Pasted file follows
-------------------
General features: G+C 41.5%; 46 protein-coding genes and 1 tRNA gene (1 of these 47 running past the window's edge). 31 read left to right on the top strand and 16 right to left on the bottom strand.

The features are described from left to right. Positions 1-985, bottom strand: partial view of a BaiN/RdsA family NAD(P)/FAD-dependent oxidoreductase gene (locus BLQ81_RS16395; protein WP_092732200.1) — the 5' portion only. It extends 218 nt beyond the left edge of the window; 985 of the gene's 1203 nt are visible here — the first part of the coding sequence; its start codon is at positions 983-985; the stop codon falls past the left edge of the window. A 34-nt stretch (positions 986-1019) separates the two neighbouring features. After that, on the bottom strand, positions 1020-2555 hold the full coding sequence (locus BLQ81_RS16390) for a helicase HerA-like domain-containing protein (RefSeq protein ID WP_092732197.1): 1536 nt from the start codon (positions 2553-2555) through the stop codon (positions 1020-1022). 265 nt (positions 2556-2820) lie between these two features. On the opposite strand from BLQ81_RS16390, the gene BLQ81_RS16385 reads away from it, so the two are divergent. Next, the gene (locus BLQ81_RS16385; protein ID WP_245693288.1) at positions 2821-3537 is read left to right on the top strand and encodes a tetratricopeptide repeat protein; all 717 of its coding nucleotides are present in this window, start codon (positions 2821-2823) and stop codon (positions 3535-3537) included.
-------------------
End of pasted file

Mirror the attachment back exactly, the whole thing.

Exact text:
General features: G+C 41.5%; 46 protein-coding genes and 1 tRNA gene (1 of these 47 running past the window's edge). 31 read left to right on the top strand and 16 right to left on the bottom strand.

The features are described from left to right. Positions 1-985, bottom strand: partial view of a BaiN/RdsA family NAD(P)/FAD-dependent oxidoreductase gene (locus BLQ81_RS16395; protein WP_092732200.1) — the 5' portion only. It extends 218 nt beyond the left edge of the window; 985 of the gene's 1203 nt are visible here — the first part of the coding sequence; its start codon is at positions 983-985; the stop codon falls past the left edge of the window. A 34-nt stretch (positions 986-1019) separates the two neighbouring features. After that, on the bottom strand, positions 1020-2555 hold the full coding sequence (locus BLQ81_RS16390) for a helicase HerA-like domain-containing protein (RefSeq protein ID WP_092732197.1): 1536 nt from the start codon (positions 2553-2555) through the stop codon (positions 1020-1022). 265 nt (positions 2556-2820) lie between these two features. On the opposite strand from BLQ81_RS16390, the gene BLQ81_RS16385 reads away from it, so the two are divergent. Next, the gene (locus BLQ81_RS16385; protein ID WP_245693288.1) at positions 2821-3537 is read left to right on the top strand and encodes a tetratricopeptide repeat protein; all 717 of its coding nucleotides are present in this window, start codon (positions 2821-2823) and stop codon (positions 3535-3537) included.